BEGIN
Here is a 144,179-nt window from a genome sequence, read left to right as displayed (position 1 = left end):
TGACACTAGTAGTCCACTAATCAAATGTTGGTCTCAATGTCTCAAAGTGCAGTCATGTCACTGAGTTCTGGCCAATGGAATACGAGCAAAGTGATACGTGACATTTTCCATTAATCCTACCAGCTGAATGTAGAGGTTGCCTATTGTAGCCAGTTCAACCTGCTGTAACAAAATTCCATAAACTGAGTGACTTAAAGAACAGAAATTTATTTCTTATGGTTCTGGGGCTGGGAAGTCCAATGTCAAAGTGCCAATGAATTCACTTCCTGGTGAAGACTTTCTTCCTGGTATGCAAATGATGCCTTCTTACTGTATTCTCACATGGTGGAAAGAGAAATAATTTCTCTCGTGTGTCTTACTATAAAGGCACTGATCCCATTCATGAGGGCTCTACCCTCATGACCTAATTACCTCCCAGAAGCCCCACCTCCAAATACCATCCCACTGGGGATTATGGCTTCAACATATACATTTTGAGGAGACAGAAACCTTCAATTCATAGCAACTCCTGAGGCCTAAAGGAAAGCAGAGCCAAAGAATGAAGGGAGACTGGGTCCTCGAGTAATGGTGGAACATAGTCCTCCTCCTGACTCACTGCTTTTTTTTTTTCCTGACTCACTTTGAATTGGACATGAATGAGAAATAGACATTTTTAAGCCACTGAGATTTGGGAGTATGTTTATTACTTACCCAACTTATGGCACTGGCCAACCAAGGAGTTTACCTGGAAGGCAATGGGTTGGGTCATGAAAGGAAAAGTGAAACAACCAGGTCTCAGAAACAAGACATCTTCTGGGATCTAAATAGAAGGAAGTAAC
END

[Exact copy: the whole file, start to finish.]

Here is a 144,179-nt window from a genome sequence, read left to right as displayed (position 1 = left end):
TGACACTAGTAGTCCACTAATCAAATGTTGGTCTCAATGTCTCAAAGTGCAGTCATGTCACTGAGTTCTGGCCAATGGAATACGAGCAAAGTGATACGTGACATTTTCCATTAATCCTACCAGCTGAATGTAGAGGTTGCCTATTGTAGCCAGTTCAACCTGCTGTAACAAAATTCCATAAACTGAGTGACTTAAAGAACAGAAATTTATTTCTTATGGTTCTGGGGCTGGGAAGTCCAATGTCAAAGTGCCAATGAATTCACTTCCTGGTGAAGACTTTCTTCCTGGTATGCAAATGATGCCTTCTTACTGTATTCTCACATGGTGGAAAGAGAAATAATTTCTCTCGTGTGTCTTACTATAAAGGCACTGATCCCATTCATGAGGGCTCTACCCTCATGACCTAATTACCTCCCAGAAGCCCCACCTCCAAATACCATCCCACTGGGGATTATGGCTTCAACATATACATTTTGAGGAGACAGAAACCTTCAATTCATAGCAACTCCTGAGGCCTAAAGGAAAGCAGAGCCAAAGAATGAAGGGAGACTGGGTCCTCGAGTAATGGTGGAACATAGTCCTCCTCCTGACTCACTGCTTTTTTTTTTTCCTGACTCACTTTGAATTGGACATGAATGAGAAATAGACATTTTTAAGCCACTGAGATTTGGGAGTATGTTTATTACTTACCCAACTTATGGCACTGGCCAACCAAGGAGTTTACCTGGAAGGCAATGGGTTGGGTCATGAAAGGAAAAGTGAAACAACCAGGTCTCAGAAACAAGACATCTTCTGGGATCTAAATAGAAGGAAGTAAC